Let’s talk about context
When everything looks like a nail, IP reputation is giant hammer.
There are many free and paid IP reputation lists floating around out there. This data can be very useful when performing retrospective analysis, but it often lacks critical context to make decisions in real-time. We used our daily feed data to enrich the CINS Army reputation list and found that, of the 15,000 total IP addresses present:
- 113 are medium or greater size gateways
- 600 belong to VPN services
- 4,541 of them are host to malware proxy services
- 363 are mobile gateways
Putting your fraud and abuse data into context is crucial; an overview of events juxtaposed with the freshest data possible is required to make good business decisions, as opposed to focusing on singular events and stale go/no-go blocklists.
For instance, if for a given incident, 90% of the abusive traffic is originating from the same tag (such as Oxylabs as above, maybe), that might be enough to identify the specific proxy service being leveraged by a campaign or actor. From there you can introduce more granular alerts or escalations based specifically on those high-risk services.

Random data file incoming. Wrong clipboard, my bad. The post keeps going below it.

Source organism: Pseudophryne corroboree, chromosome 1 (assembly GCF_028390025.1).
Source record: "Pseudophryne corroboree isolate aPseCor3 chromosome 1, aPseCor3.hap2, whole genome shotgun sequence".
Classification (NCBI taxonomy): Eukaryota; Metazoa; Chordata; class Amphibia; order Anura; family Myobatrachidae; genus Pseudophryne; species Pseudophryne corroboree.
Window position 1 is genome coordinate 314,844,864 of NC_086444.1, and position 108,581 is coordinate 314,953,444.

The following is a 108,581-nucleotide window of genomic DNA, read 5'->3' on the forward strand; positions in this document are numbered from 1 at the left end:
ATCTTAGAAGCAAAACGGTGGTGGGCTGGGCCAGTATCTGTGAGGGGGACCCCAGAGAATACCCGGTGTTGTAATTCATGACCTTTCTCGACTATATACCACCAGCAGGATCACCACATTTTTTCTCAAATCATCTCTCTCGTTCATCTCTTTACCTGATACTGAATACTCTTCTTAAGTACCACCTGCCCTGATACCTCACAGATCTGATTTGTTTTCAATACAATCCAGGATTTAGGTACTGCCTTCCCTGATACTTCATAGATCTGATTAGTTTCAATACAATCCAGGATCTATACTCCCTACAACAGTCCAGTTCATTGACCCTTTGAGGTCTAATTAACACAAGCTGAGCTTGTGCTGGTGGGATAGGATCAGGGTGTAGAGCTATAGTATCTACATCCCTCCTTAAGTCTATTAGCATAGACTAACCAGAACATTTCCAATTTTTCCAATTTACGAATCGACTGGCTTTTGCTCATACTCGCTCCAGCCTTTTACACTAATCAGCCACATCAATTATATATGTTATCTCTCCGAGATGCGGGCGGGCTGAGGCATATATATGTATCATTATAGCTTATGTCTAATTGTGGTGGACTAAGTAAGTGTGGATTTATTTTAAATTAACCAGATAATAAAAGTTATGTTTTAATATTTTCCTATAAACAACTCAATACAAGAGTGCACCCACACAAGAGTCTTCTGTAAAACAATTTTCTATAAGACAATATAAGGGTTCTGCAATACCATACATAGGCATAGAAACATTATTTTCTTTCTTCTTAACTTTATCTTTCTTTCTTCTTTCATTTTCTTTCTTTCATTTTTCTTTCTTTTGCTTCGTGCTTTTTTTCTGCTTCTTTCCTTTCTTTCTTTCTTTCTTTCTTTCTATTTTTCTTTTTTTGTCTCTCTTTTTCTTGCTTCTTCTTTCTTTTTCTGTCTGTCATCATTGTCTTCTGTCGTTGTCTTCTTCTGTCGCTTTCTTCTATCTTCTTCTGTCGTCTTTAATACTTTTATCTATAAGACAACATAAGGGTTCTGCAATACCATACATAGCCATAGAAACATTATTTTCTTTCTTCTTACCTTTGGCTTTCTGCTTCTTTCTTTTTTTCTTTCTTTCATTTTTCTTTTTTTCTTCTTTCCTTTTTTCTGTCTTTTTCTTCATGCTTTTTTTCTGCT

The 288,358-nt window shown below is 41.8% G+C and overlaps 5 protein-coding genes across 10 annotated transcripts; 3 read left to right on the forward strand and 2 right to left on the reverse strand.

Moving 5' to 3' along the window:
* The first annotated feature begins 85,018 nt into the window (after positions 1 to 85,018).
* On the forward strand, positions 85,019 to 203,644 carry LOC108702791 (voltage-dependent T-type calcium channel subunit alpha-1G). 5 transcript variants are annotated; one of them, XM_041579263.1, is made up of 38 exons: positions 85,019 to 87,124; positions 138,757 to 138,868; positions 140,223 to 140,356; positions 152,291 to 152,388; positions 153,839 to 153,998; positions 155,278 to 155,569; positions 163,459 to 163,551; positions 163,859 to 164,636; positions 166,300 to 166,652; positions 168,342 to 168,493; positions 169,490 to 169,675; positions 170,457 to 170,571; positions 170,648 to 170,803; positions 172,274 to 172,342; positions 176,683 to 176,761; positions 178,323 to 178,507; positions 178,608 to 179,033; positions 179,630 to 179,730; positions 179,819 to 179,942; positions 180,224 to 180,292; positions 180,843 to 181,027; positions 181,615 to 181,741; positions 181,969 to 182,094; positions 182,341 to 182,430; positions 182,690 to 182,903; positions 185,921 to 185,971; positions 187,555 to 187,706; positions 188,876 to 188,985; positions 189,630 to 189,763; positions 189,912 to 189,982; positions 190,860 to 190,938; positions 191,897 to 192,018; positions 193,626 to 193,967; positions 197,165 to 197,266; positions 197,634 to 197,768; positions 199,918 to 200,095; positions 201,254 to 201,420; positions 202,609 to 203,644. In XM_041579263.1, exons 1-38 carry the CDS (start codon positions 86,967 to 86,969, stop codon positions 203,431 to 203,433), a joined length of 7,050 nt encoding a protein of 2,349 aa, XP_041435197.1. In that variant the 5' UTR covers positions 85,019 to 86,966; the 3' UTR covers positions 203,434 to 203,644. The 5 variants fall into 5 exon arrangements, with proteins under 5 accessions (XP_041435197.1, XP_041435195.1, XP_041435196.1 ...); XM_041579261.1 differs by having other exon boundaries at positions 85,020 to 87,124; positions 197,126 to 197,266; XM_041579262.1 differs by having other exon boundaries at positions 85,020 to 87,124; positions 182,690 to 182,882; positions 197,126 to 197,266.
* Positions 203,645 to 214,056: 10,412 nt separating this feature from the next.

Ultimately, IP-based insights can only take you so far. In an ideal world, you’d have better insight into the nature of connections at a session-level, allowing you to flag proxied vs non-proxied traffic coming from the same IP. In this way, you’d know if that dubious traffic from you see coming from a public library is from someone sitting in the physical location, or from a residential proxy customer potentially operating from another continent.
Instead of condemning all the users behind a gateway for the actions of a few, wouldn’t it be better to attribute malicious activity at the session level instead of the network level? One bad apple doesn’t necessarily have to spoil the bunch.
Intended to work independently or alongside existing captcha services such as hCaptcha, reCAPTCHA, or the newly-announced Turnstile, Monocle can detect sessions from classic anonymizing infrastructure (such as Tor, VPNs, and Datacenter Proxies), and even from the growing threat of residential proxies.
Where IP reputation gives murky insight into connections from large gateways, Monocle can give realtime clarity to whether or not action should be taken against a form submission or session.
Captcha services are great at targeting bot-like user behavior and device telemetry, but they fail to give insight into the nature of the session from an infrastructure level. A malicious user can pass a Captcha (or farm it off to a Captcha solving service) but still do your service harm while operating from a residential proxy or VPN. Monocle can give you that critical missing context.
Check out the Monocle product page to learn more about how Monocle can support your business in the fight against fraud and abuse!